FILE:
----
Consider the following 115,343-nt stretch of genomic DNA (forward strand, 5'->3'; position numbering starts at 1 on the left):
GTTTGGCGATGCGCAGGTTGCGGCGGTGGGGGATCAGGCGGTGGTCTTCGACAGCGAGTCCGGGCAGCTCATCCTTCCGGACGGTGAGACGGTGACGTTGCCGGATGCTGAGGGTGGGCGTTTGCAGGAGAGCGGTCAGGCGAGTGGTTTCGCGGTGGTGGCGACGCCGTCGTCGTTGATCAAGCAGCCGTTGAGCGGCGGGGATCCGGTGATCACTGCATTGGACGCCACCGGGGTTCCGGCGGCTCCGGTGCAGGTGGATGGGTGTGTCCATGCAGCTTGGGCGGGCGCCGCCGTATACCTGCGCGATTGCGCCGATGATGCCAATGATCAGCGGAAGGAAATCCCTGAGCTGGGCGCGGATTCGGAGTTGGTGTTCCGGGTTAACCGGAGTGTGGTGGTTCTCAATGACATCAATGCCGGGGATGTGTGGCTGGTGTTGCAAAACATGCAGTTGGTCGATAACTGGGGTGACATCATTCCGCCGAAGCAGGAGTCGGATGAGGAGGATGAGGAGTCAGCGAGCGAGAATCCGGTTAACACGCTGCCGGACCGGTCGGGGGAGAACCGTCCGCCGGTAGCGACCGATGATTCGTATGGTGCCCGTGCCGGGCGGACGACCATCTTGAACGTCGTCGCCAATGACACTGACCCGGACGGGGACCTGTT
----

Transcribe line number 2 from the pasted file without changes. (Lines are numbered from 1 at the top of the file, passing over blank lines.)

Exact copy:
GTTTGGCGATGCGCAGGTTGCGGCGGTGGGGGATCAGGCGGTGGTCTTCGACAGCGAGTCCGGGCAGCTCATCCTTCCGGACGGTGAGACGGTGACGTTGCCGGATGCTGAGGGTGGGCGTTTGCAGGAGAGCGGTCAGGCGAGTGGTTTCGCGGTGGTGGCGACGCCGTCGTCGTTGATCAAGCAGCCGTTGAGCGGCGGGGATCCGGTGATCACTGCATTGGACGCCACCGGGGTTCCGGCGGCTCCGGTGCAGGTGGATGGGTGTGTCCATGCAGCTTGGGCGGGCGCCGCCGTATACCTGCGCGATTGCGCCGATGATGCCAATGATCAGCGGAAGGAAATCCCTGAGCTGGGCGCGGATTCGGAGTTGGTGTTCCGGGTTAACCGGAGTGTGGTGGTTCTCAATGACATCAATGCCGGGGATGTGTGGCTGGTGTTGCAAAACATGCAGTTGGTCGATAACTGGGGTGACATCATTCCGCCGAAGCAGGAGTCGGATGAGGAGGATGAGGAGTCAGCGAGCGAGAATCCGGTTAACACGCTGCCGGACCGGTCGGGGGAGAACCGTCCGCCGGTAGCGACCGATGATTCGTATGGTGCCCGTGCCGGGCGGACGACCATCTTGAACGTCGTCGCCAATGACACTGACCCGGACGGGGACCTGTT